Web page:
Restaurants & Pubs:

Marchewka z Groszkiem (Peas and Carrots):

THE ABSOLUTE BEST PLACE. Marchewka z Groszkiem was highly recommended by Krakow-native friends of a friend; I’m so thankful they told us about this adorable restaurant. With many options to choose from, I just basically ordered enough food for five people (no regrets) and loved every single thing. Look at this menu!
These are spinach+sheep’s cheese and sauerkraut+mushroom.
Spinach and garlic pierogi covered in a blue cheese sauce. I’m not even a fan of blue cheese but these were AMAZING.
Strawberry and mascarpone.
Crispy potato pancakes with sour cream.
Green pea and carrot soup.

Bonus tip: check out Lokator right across the street for books and coffee!

Bhajan Cafe:

Located right on the border of Old Town and Kazimierz, Bhajan Cafe is a vegan and vegetarian Indian restaurant with a great menu. A perfect spot for lunch on your trip through the different districts of Kraków.

Shops:

As You Like It Bookshop:

Although technically located in Old Town, As You Like It Bookshop is right on the border to Kazimierz and across the street from Bhujan Cafe, so I wanted to include this adorable shop in this post. Just minutes from Wawel Castle, this bookstore is small but offers a ton of different English titles including new releases, and books on Polish history. They also carry cards and locally-made reading accessories. A perfect stop on your way from Old Town to Kazimierz!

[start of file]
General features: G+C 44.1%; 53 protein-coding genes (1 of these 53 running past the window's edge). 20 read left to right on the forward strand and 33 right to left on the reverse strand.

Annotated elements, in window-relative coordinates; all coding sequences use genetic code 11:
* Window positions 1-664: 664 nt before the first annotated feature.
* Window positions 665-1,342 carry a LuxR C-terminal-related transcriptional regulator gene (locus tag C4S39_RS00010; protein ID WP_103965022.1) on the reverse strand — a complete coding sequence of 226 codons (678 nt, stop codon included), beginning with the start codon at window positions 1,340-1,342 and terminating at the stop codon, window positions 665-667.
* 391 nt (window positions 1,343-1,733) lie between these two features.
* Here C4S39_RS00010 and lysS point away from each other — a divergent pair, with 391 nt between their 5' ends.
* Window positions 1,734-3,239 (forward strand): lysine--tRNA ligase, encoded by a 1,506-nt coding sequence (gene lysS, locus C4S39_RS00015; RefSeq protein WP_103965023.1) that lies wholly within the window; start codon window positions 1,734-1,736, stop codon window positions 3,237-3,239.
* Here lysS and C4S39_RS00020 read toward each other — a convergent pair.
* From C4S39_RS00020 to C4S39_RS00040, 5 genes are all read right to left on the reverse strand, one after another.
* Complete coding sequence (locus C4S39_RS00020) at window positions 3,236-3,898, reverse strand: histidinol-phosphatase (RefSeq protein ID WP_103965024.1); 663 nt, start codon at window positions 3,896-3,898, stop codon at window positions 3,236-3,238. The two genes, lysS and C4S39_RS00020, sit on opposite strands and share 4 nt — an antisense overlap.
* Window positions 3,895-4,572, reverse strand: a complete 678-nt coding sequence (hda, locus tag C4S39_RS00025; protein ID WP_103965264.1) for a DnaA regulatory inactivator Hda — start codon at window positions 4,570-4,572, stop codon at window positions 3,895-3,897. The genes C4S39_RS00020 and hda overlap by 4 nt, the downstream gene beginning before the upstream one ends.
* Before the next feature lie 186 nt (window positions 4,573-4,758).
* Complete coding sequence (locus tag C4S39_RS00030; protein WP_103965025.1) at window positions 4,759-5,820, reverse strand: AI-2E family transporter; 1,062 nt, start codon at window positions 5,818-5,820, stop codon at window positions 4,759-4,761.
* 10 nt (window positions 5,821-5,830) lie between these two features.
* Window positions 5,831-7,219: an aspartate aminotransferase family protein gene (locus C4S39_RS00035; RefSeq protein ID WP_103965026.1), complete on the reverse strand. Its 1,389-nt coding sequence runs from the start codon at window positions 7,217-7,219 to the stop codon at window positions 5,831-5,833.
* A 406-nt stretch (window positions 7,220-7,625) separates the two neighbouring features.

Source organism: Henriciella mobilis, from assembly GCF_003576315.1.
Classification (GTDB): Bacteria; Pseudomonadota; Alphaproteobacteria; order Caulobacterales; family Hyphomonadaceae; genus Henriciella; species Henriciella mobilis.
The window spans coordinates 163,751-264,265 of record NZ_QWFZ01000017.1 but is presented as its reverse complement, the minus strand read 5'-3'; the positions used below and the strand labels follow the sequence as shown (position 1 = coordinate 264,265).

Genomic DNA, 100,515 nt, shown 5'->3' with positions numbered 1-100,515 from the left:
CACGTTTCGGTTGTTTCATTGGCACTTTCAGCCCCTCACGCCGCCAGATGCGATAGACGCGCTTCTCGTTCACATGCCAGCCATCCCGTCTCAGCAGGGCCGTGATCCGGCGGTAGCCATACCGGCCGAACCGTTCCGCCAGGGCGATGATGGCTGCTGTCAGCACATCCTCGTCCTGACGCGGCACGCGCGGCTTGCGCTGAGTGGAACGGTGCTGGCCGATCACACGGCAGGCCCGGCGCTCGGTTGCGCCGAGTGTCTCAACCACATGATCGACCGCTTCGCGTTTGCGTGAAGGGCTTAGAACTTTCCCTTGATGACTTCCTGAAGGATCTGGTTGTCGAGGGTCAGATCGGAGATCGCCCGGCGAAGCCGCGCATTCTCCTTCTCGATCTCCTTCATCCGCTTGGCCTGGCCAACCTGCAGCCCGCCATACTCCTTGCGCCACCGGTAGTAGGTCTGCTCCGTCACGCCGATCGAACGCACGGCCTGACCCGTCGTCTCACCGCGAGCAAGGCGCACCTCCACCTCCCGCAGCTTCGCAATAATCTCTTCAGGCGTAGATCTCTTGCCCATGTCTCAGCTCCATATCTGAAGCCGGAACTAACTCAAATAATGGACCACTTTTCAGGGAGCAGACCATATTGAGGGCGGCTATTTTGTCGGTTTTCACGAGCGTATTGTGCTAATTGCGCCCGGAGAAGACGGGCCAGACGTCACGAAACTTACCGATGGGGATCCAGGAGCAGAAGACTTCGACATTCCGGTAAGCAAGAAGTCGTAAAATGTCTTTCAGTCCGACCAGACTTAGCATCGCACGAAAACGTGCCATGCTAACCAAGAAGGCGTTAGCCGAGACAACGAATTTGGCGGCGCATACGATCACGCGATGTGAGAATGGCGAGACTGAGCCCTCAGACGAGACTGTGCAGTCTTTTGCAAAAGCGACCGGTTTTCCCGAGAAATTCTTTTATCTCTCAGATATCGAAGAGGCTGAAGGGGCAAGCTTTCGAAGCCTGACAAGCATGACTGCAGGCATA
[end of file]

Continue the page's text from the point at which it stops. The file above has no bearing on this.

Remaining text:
Photo via Facebook.

Unikke Design & Friends:

Established by Olga Guzik, Unnike Design is a beautiful jewelry shop that specializes in, you guessed it, unique pieces. I actually met Guzik while in the Polish city of Gdańsk, where she was selling a number of her gorgeous pieces. A former member of the Polish Shooting team, the economist turned designer specializes in incorporating her all of her passions into her work; she uses old bullets with the motto “better wear than used” etched into bracelets and necklaces.
Photo via In Your Pocket.

Lookarna Illustrations:

Artist Renia Loj designs hand-drawn postcards, magnets, and other paper goods. Lookarna Illustrations is her adorable shop stocked with all of her beautiful and unique pieces.

You have to love all the quirkiness of Kazimierz 🤍

Taking pierogi back to Hungary.
Esterka, the Jewish mistress of King Kazimierz the Great, was known for her beauty and inspired many Polish authors.

Currently:
Watching: Little Fires Everywhere (Hulu)
Reading: Being Heumann: An Unrepentant Memoir of a Disability Rights Activist (Judith Heumann)

One thought on “Kraków, Poland: Kazimierz (Former Jewish Quarter)